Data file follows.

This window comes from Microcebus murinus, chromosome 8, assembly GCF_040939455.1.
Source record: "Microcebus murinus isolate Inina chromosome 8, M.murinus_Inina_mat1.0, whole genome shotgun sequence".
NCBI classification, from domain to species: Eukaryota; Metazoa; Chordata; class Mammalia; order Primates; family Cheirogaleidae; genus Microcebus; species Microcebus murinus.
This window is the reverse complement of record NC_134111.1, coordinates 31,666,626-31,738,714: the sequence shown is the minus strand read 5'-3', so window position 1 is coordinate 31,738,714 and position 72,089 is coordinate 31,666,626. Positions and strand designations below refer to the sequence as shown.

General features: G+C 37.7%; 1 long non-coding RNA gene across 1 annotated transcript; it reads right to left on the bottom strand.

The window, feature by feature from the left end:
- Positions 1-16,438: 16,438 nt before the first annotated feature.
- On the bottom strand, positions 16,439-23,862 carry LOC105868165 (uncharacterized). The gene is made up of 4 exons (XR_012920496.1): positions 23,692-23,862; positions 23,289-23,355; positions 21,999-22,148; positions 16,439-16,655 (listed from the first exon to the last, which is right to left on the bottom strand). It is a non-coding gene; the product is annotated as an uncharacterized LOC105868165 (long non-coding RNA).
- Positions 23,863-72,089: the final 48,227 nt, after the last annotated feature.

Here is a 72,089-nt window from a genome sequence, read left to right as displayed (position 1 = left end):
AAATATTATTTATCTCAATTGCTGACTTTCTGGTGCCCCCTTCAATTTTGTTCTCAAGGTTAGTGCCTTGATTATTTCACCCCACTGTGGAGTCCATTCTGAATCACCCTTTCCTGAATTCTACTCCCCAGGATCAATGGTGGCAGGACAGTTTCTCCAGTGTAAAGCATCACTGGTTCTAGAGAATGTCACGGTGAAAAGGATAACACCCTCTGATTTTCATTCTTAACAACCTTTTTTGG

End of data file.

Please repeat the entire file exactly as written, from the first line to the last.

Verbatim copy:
This window comes from Microcebus murinus, chromosome 8, assembly GCF_040939455.1.
Source record: "Microcebus murinus isolate Inina chromosome 8, M.murinus_Inina_mat1.0, whole genome shotgun sequence".
NCBI classification, from domain to species: Eukaryota; Metazoa; Chordata; class Mammalia; order Primates; family Cheirogaleidae; genus Microcebus; species Microcebus murinus.
This window is the reverse complement of record NC_134111.1, coordinates 31,666,626-31,738,714: the sequence shown is the minus strand read 5'-3', so window position 1 is coordinate 31,738,714 and position 72,089 is coordinate 31,666,626. Positions and strand designations below refer to the sequence as shown.

General features: G+C 37.7%; 1 long non-coding RNA gene across 1 annotated transcript; it reads right to left on the bottom strand.

The window, feature by feature from the left end:
- Positions 1-16,438: 16,438 nt before the first annotated feature.
- On the bottom strand, positions 16,439-23,862 carry LOC105868165 (uncharacterized). The gene is made up of 4 exons (XR_012920496.1): positions 23,692-23,862; positions 23,289-23,355; positions 21,999-22,148; positions 16,439-16,655 (listed from the first exon to the last, which is right to left on the bottom strand). It is a non-coding gene; the product is annotated as an uncharacterized LOC105868165 (long non-coding RNA).
- Positions 23,863-72,089: the final 48,227 nt, after the last annotated feature.

Here is a 72,089-nt window from a genome sequence, read left to right as displayed (position 1 = left end):
AAATATTATTTATCTCAATTGCTGACTTTCTGGTGCCCCCTTCAATTTTGTTCTCAAGGTTAGTGCCTTGATTATTTCACCCCACTGTGGAGTCCATTCTGAATCACCCTTTCCTGAATTCTACTCCCCAGGATCAATGGTGGCAGGACAGTTTCTCCAGTGTAAAGCATCACTGGTTCTAGAGAATGTCACGGTGAAAAGGATAACACCCTCTGATTTTCATTCTTAACAACCTTTTTTGG